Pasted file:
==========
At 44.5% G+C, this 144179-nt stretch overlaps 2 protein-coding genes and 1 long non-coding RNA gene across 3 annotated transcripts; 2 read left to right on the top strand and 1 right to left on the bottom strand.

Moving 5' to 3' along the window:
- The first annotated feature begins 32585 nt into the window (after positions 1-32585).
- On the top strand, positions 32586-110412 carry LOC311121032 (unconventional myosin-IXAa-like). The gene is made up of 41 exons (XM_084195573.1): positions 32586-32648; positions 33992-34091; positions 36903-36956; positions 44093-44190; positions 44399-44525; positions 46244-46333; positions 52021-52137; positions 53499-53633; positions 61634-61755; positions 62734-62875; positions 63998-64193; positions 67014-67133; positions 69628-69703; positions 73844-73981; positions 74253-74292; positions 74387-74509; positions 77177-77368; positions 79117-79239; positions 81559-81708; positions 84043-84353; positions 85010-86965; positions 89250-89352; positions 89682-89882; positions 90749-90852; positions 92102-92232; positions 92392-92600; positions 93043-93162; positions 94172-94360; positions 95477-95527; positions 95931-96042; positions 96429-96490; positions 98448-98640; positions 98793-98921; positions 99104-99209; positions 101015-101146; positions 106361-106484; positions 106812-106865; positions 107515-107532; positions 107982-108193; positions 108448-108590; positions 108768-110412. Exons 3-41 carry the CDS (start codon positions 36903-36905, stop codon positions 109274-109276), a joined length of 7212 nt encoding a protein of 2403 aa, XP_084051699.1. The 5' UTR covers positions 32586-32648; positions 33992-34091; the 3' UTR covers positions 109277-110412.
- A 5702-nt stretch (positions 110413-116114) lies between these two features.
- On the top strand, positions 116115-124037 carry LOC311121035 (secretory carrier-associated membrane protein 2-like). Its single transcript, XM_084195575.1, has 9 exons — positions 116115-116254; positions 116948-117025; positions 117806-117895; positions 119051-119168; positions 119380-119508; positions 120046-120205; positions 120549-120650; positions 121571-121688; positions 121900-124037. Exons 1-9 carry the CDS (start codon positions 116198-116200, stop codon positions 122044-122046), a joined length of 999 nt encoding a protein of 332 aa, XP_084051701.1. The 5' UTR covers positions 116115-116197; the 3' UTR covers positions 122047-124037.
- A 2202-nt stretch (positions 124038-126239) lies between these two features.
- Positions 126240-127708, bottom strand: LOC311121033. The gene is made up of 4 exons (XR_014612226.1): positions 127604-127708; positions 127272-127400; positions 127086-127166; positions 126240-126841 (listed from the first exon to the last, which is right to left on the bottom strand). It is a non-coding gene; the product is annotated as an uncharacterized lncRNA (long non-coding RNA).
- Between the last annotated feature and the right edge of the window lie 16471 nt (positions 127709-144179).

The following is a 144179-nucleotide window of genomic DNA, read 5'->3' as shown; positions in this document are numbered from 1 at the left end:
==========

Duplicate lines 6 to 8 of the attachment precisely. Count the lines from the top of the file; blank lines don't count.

- On the top strand, positions 116115-124037 carry LOC311121035 (secretory carrier-associated membrane protein 2-like). Its single transcript, XM_084195575.1, has 9 exons — positions 116115-116254; positions 116948-117025; positions 117806-117895; positions 119051-119168; positions 119380-119508; positions 120046-120205; positions 120549-120650; positions 121571-121688; positions 121900-124037. Exons 1-9 carry the CDS (start codon positions 116198-116200, stop codon positions 122044-122046), a joined length of 999 nt encoding a protein of 332 aa, XP_084051701.1. The 5' UTR covers positions 116115-116197; the 3' UTR covers positions 122047-124037.
- A 2202-nt stretch (positions 124038-126239) lies between these two features.
- Positions 126240-127708, bottom strand: LOC311121033. The gene is made up of 4 exons (XR_014612226.1): positions 127604-127708; positions 127272-127400; positions 127086-127166; positions 126240-126841 (listed from the first exon to the last, which is right to left on the bottom strand). It is a non-coding gene; the product is annotated as an uncharacterized lncRNA (long non-coding RNA).